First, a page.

The sounds of the water crashing down 200 ft falls was simply stunning.  We were able to walk very close to the falls (on a sheet of ice of course), and up a steep staircase to view the falls from the top of the cliff.

Kid in a red jacket viewing Skogafoss Waterfall in Iceland

9. Reynisfjara, the Black Sand Beach

We also visited Reynisfjara, the black sand beach located on the Southern part of the island next to the town of Vik.  Vik was what we imagined so many Icelandic towns looked like, just a small community huddled on the edge of the sea.

Around the corner from the town, we parked and made the short walk to the black sand. Reynisfjara beach isn’t sand, it’s a collection of very small pebbles (it’s not really smooth sand).  The lava beach is a deep black color.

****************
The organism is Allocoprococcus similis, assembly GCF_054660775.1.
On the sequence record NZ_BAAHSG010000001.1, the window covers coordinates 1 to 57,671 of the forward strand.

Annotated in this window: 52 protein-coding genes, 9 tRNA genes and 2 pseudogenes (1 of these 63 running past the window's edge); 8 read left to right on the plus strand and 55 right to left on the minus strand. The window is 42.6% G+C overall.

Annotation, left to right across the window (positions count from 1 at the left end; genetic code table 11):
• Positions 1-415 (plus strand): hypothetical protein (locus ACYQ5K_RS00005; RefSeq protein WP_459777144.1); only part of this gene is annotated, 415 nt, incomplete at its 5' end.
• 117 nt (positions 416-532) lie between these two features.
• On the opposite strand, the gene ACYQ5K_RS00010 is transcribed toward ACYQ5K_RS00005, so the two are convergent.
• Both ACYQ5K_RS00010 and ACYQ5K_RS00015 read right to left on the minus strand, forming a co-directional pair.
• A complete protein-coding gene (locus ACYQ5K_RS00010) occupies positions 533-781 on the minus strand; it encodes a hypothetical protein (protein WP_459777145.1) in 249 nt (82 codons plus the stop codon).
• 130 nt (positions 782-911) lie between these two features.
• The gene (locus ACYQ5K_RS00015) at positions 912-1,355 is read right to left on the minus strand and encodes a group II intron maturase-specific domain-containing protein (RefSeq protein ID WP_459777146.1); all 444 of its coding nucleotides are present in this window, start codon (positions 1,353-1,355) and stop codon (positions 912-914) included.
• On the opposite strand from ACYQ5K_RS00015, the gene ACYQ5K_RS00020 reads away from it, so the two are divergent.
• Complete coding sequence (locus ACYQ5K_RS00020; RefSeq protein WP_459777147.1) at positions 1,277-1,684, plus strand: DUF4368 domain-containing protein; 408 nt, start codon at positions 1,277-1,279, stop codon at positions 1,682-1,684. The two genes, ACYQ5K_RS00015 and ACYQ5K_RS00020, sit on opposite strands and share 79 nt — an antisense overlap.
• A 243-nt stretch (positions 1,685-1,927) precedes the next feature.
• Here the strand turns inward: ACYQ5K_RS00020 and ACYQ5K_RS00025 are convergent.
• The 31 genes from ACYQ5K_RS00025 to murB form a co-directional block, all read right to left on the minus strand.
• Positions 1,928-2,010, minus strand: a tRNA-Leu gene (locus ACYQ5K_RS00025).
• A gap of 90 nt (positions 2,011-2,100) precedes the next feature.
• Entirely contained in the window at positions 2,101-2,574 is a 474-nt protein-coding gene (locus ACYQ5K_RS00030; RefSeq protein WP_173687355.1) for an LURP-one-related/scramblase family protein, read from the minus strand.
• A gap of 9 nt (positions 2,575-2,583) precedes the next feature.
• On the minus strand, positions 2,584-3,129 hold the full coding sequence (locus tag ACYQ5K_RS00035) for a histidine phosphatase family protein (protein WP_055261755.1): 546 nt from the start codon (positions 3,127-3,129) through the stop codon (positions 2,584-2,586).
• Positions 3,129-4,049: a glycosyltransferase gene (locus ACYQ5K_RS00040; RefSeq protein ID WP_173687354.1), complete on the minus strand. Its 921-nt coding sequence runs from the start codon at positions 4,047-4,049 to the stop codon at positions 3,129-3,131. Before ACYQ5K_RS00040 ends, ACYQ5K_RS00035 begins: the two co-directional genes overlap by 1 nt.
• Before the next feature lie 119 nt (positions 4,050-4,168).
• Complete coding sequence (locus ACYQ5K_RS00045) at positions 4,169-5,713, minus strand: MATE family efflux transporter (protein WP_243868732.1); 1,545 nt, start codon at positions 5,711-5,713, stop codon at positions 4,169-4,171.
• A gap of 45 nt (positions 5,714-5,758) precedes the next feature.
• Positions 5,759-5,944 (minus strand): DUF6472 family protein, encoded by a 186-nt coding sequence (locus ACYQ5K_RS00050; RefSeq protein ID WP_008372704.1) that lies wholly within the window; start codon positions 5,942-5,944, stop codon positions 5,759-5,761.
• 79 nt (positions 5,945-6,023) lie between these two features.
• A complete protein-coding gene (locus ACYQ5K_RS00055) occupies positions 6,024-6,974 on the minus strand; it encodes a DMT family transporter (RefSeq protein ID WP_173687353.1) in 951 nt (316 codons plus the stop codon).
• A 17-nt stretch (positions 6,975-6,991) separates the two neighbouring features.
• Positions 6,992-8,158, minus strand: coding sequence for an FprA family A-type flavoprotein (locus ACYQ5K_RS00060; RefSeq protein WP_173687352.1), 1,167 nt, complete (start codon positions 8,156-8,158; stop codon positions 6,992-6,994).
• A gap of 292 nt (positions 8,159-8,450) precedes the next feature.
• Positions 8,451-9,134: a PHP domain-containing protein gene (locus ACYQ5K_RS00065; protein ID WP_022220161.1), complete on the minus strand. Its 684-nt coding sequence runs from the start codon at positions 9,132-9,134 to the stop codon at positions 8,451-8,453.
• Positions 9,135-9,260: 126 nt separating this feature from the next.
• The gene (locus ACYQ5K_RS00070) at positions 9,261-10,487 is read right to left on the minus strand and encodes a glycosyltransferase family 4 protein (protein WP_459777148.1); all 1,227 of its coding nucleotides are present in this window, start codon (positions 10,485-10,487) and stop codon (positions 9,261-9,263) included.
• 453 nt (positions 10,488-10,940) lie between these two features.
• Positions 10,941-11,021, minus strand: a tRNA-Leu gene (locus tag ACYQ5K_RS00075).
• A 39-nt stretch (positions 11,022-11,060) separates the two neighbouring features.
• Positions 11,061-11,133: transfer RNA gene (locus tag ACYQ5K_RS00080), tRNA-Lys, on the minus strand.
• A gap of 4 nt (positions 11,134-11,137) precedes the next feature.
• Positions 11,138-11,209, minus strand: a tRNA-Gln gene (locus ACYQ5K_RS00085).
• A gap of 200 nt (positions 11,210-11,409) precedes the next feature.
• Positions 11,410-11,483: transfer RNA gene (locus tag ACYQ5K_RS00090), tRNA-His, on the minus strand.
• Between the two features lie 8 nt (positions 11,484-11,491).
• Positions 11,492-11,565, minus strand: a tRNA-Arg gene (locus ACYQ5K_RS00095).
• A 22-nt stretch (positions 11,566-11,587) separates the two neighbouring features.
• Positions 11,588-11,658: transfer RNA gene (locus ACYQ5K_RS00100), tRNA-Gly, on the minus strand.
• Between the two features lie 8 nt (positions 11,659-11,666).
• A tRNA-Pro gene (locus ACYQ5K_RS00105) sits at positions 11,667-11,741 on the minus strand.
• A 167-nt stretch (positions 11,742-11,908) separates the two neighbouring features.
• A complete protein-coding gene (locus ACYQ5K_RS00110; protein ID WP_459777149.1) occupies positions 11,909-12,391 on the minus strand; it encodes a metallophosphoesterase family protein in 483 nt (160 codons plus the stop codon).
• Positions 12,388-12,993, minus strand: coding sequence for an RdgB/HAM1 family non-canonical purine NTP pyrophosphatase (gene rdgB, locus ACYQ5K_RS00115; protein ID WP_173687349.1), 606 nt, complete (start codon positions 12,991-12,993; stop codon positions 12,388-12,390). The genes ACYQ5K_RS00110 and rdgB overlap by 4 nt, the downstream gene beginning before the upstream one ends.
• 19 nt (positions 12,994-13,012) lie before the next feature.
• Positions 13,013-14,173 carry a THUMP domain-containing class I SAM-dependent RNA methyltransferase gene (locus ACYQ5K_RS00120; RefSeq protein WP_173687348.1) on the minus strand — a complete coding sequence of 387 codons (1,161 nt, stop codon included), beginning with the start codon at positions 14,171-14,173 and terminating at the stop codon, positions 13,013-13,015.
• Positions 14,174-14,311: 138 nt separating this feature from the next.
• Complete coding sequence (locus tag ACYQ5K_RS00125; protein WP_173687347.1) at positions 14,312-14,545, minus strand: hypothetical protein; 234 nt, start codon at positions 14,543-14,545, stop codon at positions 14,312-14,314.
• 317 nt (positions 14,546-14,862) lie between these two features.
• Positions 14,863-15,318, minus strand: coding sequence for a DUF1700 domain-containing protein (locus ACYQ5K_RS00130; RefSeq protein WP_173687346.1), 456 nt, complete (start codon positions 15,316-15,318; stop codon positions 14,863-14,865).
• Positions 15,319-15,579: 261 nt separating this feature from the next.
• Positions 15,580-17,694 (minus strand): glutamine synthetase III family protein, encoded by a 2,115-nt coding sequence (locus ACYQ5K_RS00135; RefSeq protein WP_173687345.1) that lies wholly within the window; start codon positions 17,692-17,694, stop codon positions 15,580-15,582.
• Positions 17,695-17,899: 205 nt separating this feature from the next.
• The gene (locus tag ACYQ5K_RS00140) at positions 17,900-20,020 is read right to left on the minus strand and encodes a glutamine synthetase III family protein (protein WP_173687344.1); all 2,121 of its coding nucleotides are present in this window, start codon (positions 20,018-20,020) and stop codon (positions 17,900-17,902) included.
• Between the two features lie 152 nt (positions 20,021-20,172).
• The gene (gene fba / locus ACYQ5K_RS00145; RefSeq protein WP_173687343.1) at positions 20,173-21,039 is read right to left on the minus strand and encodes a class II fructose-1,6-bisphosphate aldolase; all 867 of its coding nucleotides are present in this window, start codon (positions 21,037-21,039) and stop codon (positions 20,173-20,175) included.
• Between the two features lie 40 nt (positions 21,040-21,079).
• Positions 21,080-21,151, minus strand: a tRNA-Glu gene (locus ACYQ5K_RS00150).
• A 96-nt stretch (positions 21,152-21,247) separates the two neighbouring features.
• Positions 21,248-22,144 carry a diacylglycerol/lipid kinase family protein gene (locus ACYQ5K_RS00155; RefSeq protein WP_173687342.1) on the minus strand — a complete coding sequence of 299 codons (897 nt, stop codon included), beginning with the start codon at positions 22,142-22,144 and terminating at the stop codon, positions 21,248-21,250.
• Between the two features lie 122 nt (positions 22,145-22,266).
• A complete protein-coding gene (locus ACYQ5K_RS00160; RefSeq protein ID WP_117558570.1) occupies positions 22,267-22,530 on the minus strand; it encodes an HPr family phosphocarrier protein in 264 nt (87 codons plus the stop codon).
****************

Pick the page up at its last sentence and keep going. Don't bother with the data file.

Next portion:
A huge natural pyramid made of perfectly shaped basalt rock columns faces the beach and the sea. This basalt cliff formation is called Gardar. The kids immediately wanted to climb up!


In the sea facing the cliffs stand two dramatic looking sea stacks called Reynisdrangar.

Nestled on the edge of Iceland’s rugged coastline near the cosy village of Vík, the Reynisdrangar sea stacks rise from the wild Atlantic. Legend has it that these towering basalt columns were once mischievous trolls caught by the dawn’s early light as they tried to pull ships from the sea, consequently turning them into stone.

Reynisdrangar iceland, 3 ships black beach Taking photos on Iceland's black sand beach

Reynisdrangar isn’t just a myth, it’s part of Iceland’s enchanting blend of natural beauty and folk stories. Our visit to Reynisdrangar was like stepping into a storybook crafted by nature. The multitude of natural formations here makes this beach a must-see for your family adventure in Iceland.

Family on the black sand beach, Iceland with Reynisdrangar in the background

Reynisfjara - black sand beach, Iceland


10. Solheimajokull Glacier with Kids